The April 2019 issue of Speculum includes my review of David Wallace’s Geoffrey Chaucer: A New Introduction (Oxford UP, 2017), a lucid, witty presentation of Chaucer’s life, works, and influence.
Part of an ongoing promotion of Chaucer’s “promiscuous topographies,” A New Introduction continues Wallace’s twofold scholarly enterprise: to show not only that Chaucer’s verse embraces all the world known to educated fourteenth-century Europeans, but also that Chaucer’s subsequent influence has extended beyond the poets of Britain to make an impact on every hemisphere.
Wallace advertises this paradigm shift with his first sentence: “Geoffrey Chaucer is a medieval poet enjoying a global renaissance” (1). And it punctuates my review’s final sentence: the New Introduction‘s major contribution “has been to normalize Chaucer’s status as a global poet” (600).
For those already in the Global Chaucers vortex, David Wallace’s introduction confirms why we find this field of research so rich and exciting. For those who are Global Chaucers curious, Wallace provides the roadmap for following Chaucer’s off-island journeys.
Chaucer biography is much in the news these days! A few recent items of note:
Candace Barrington has just published an attentive review of Paul Strohm’s new biography of Chaucer, Chaucer’s Tale: 1386 and the Road to Canterbury (New York: Viking, 2014). Read the review in the open-access journal The Medieval Review.
In the most recent issue of The London Review of Books (27 August 2015), Ardis Butterfield notes the current flurry of interest in the muck and olfactory sensorium of medieval London, and she reflects on the unflattering portrayal of Chaucer that emerges through Bruce Holsinger’s vivid fictional fiction about John Gower. [For more on the complications of voicing medieval poets and creating a “soundscapes” for narrative, read (or listen to!) this March 2014 interview between Holsinger and audiobook narrator Simon Vance in The Slate Book Review.]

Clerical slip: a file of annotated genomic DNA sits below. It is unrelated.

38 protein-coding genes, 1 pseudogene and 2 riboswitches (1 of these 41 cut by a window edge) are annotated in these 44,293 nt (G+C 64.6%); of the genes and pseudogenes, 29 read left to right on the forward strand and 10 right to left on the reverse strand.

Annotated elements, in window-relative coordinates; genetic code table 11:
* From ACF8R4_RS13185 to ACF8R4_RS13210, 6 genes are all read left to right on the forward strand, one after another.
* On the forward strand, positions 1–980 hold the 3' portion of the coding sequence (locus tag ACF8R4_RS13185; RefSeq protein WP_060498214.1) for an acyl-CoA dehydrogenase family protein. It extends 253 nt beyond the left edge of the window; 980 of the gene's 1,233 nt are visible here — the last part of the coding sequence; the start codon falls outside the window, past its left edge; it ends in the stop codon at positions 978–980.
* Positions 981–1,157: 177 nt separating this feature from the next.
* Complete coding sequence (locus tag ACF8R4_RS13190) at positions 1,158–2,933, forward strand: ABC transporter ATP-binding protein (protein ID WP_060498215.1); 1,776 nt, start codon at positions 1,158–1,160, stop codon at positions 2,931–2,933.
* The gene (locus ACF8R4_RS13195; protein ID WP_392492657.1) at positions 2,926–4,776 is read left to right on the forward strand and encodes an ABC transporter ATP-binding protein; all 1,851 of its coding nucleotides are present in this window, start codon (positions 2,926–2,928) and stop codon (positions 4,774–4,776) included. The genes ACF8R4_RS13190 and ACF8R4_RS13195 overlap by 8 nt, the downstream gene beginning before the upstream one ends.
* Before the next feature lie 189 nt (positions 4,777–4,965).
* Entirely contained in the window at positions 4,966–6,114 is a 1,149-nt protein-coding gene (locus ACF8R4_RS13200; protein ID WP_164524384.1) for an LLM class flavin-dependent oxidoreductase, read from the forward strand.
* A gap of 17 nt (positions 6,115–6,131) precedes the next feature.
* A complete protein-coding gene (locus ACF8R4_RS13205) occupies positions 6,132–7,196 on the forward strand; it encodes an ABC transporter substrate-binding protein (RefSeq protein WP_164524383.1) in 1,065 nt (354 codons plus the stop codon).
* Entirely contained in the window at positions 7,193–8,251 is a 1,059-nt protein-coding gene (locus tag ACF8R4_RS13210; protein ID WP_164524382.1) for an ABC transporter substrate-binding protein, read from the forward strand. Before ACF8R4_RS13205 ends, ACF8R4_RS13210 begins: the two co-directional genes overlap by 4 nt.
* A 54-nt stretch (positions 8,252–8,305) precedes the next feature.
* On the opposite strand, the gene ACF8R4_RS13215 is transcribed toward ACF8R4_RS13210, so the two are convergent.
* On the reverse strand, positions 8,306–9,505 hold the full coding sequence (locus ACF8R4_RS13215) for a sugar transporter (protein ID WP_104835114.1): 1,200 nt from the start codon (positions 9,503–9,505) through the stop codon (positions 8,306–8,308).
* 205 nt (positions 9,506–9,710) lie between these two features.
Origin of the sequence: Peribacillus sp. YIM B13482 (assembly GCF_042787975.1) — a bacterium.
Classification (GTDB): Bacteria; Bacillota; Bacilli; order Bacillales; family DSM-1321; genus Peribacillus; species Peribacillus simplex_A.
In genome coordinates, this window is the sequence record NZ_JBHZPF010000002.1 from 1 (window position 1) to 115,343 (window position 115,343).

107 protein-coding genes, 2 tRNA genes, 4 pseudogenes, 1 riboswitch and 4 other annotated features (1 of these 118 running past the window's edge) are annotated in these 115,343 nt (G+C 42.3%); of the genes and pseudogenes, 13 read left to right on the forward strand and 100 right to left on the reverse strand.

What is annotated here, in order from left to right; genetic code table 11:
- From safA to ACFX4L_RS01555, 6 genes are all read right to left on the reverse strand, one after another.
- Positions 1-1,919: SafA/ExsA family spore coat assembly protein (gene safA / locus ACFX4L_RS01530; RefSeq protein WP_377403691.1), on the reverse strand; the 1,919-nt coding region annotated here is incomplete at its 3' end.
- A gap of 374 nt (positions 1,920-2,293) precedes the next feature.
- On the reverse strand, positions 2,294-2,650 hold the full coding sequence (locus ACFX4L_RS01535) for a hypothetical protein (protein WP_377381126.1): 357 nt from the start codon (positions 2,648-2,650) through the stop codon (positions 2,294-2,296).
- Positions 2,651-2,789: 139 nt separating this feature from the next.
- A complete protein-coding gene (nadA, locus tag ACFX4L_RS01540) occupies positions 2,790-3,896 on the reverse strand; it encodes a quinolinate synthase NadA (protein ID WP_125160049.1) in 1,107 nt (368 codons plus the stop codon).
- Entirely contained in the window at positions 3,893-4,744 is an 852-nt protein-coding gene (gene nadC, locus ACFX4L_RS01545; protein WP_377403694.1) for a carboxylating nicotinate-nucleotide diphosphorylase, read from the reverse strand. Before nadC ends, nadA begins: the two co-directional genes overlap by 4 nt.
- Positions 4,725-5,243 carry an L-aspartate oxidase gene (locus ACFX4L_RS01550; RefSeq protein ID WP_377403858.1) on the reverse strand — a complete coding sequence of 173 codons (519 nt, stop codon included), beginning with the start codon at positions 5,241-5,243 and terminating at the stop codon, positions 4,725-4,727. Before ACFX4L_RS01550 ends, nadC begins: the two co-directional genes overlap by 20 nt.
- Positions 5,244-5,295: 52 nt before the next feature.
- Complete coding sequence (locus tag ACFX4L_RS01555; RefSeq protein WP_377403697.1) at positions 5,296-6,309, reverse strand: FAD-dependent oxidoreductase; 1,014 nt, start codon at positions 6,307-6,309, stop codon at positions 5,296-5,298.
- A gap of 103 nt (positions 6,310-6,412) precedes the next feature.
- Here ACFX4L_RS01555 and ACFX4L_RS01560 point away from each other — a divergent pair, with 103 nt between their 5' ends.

Butterfield’s essay in The London Review of Books ponders some of the difficulties of writing in the genre of biography. How does a writer transform a historical archive into a life story?
Read Butterfield’s “Diary: Who Was Chaucer?” at the LRB website; if you can’t access the full essay there, try this link (provided by via Rachel Kennedy on twitter).
An early contributor to the Global Chaucers blog, Ebbe Klitgård, published his one-of-a-kind study, Chaucer in Denmark, in 2013. I had the opportunity to review it for Medievally Speaking. Without reprinting the entire review, I draw your attention to my final admonition:
With the commendable precedent for the study of Chaucer’s non-Anglophone reception now in place, Chaucerians and medievalists should encourage similar studies by our colleagues in predominately non-Anglophone universities and cultures. Such work enriches the study of Chaucer in important ways, yet its survival is not necessarily ensured. Because we know first-hand the difficulties of maintaining medievalist lines in English departments where we serve an English-speaking student population, we should be sympathetic to the even more precarious situations of Chaucerians housed in foreign-language departments. By attending to what they can tell us, ordering their books for our campus libraries, and by incorporating their research and translations into our own studies, we can support their important work and their careers. We have just begun to listen to them; it would be shameful to lose their voices now.
Ebbe will be at the NCS Congress in Reykjavik this summer and one of the panelists on the Global Chaucers Roundtable, where his topic will be “Chaucer in Denmark since 1945: A Discussion of Some Adaptations and Translations, with a Focus on Illustrations”